When Good News is Not So Good

February 7, 2019 | Festival Boca

“For the first time in recorded history,” says Thomas Bollyky, “parasites, viruses, bacteria, and other infectious diseases are not the leading cause of death and disability in any region of the world.” 
But the news is not all good: the extraordinary progress being made in overcoming the bacteria, viruses, and parasites that were pervasive in poor societies has not been accompanied by the same advances in infrastructure, job opportunities, and governance that have attended health improvements in the past.

This means that the byproducts of better health — a growing young work force, less-deadly cities, and a shift in countries' health needs to adults — have become potential risks instead of the drivers of prosperity and inclusion that they should be.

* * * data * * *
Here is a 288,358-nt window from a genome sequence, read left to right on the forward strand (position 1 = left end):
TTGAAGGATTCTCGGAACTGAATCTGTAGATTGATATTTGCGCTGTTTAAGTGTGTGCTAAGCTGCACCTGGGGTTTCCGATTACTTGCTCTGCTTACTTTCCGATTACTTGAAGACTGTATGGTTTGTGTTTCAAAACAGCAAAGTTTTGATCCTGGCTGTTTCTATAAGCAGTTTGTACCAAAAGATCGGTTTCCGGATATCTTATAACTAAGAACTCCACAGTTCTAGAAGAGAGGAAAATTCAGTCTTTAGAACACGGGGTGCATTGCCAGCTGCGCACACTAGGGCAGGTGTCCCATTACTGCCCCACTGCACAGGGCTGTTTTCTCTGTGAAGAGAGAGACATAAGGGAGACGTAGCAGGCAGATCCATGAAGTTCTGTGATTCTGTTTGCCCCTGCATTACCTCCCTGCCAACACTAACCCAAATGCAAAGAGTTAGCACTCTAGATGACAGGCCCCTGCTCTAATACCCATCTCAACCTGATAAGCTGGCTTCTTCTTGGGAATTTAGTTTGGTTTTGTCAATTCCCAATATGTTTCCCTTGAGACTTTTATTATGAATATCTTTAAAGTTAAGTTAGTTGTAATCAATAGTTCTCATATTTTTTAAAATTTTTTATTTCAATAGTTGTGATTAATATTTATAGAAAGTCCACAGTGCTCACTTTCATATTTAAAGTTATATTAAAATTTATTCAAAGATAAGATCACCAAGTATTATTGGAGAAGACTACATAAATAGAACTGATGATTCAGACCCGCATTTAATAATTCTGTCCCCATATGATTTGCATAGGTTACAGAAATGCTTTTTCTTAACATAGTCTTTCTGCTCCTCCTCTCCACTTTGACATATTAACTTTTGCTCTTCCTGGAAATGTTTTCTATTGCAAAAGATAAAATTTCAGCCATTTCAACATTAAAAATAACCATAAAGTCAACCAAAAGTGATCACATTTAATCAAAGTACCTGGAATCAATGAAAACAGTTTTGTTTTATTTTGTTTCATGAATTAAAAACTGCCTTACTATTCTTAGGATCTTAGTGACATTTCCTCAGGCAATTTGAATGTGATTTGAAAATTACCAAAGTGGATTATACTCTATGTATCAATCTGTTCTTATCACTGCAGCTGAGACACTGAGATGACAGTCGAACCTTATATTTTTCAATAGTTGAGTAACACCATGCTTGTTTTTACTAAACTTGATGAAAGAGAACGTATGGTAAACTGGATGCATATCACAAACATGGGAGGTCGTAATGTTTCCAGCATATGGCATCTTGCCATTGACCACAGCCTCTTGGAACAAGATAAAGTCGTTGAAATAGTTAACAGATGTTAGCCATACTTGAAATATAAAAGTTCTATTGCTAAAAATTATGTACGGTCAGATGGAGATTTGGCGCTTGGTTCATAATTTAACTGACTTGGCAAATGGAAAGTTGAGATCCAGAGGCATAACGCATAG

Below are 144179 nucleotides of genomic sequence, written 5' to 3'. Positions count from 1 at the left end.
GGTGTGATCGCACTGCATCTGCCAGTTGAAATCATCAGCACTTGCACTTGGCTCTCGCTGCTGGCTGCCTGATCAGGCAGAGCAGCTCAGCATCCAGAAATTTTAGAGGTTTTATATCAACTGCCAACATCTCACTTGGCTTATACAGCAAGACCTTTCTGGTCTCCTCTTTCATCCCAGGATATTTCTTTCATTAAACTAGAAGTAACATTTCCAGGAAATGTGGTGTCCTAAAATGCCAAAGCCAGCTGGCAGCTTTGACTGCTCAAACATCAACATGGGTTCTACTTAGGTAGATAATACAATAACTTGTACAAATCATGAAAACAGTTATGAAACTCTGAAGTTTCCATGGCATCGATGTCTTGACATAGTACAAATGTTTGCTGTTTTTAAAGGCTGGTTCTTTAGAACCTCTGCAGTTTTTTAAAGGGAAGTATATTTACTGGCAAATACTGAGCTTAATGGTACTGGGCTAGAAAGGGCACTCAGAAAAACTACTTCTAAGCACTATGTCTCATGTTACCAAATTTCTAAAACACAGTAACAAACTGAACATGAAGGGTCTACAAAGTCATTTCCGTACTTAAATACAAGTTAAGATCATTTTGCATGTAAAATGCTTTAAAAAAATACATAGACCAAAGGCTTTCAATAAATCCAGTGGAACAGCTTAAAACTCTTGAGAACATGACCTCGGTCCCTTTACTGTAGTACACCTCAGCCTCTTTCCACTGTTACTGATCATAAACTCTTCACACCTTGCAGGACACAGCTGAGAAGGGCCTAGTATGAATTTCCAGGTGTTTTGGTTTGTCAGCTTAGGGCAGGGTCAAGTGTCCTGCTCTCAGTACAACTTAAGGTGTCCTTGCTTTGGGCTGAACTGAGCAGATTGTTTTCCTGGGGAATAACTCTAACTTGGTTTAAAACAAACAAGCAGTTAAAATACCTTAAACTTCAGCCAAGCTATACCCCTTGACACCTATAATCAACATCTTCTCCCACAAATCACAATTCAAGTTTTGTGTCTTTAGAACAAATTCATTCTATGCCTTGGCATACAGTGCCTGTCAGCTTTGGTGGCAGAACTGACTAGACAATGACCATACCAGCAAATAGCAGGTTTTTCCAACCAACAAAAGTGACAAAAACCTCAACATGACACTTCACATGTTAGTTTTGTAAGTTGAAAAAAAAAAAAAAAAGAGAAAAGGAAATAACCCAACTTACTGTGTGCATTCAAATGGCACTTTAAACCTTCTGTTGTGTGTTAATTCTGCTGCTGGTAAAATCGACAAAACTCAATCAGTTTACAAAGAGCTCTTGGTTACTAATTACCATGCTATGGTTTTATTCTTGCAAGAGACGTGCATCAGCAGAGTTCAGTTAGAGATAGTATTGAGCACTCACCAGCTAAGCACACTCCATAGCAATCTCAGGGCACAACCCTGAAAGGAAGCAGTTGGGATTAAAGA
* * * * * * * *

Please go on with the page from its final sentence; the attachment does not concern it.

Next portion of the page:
For improved health to lead to broader progress, it must be embedded in a larger development strategy, including investment in quality health-care and education systems, making cities more livable, and family planning and reproductive health care.

All of this is the subject of Bollyky’s new book, Plagues and the Paradox of Progress: Why the World is Getting Healthier in Worrisome Ways, which he will be discussing as part of the Panel on Global Health at Festival Boca on Monday, March 4, at 7 pm in the Cultural Arts Center. The panel will also include Dr. Agnes Binagwaho and be moderated by Dr. Felicia Knaul, Director, Institute for Advanced Study of the Americas and Professor, Miller School of Medicine. Boca Raton Regional Hospital President and CEO Jerry Fedele will introduce the panel.

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